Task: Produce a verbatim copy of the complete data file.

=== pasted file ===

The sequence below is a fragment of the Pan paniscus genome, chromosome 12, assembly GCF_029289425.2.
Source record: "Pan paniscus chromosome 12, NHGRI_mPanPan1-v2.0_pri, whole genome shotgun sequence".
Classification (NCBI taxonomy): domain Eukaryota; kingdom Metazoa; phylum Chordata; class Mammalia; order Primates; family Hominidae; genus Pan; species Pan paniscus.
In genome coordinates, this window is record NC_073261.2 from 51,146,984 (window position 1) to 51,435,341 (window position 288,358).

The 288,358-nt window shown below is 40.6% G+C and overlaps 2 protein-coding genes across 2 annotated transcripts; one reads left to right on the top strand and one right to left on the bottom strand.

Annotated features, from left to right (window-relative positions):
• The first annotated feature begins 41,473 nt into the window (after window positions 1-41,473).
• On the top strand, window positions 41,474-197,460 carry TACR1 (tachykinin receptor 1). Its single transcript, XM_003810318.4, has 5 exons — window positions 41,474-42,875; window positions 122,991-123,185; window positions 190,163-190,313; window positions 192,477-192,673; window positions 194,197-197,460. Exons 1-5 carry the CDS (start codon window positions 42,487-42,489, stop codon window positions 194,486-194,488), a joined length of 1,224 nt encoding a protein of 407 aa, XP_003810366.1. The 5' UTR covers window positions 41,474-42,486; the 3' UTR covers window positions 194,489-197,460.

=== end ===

The sequence below is a fragment of the Pan paniscus genome, chromosome 12, assembly GCF_029289425.2.
Source record: "Pan paniscus chromosome 12, NHGRI_mPanPan1-v2.0_pri, whole genome shotgun sequence".
Classification (NCBI taxonomy): domain Eukaryota; kingdom Metazoa; phylum Chordata; class Mammalia; order Primates; family Hominidae; genus Pan; species Pan paniscus.
In genome coordinates, this window is record NC_073261.2 from 51,146,984 (window position 1) to 51,435,341 (window position 288,358).

The 288,358-nt window shown below is 40.6% G+C and overlaps 2 protein-coding genes across 2 annotated transcripts; one reads left to right on the top strand and one right to left on the bottom strand.

Annotated features, from left to right (window-relative positions):
• The first annotated feature begins 41,473 nt into the window (after window positions 1-41,473).
• On the top strand, window positions 41,474-197,460 carry TACR1 (tachykinin receptor 1). Its single transcript, XM_003810318.4, has 5 exons — window positions 41,474-42,875; window positions 122,991-123,185; window positions 190,163-190,313; window positions 192,477-192,673; window positions 194,197-197,460. Exons 1-5 carry the CDS (start codon window positions 42,487-42,489, stop codon window positions 194,486-194,488), a joined length of 1,224 nt encoding a protein of 407 aa, XP_003810366.1. The 5' UTR covers window positions 41,474-42,486; the 3' UTR covers window positions 194,489-197,460.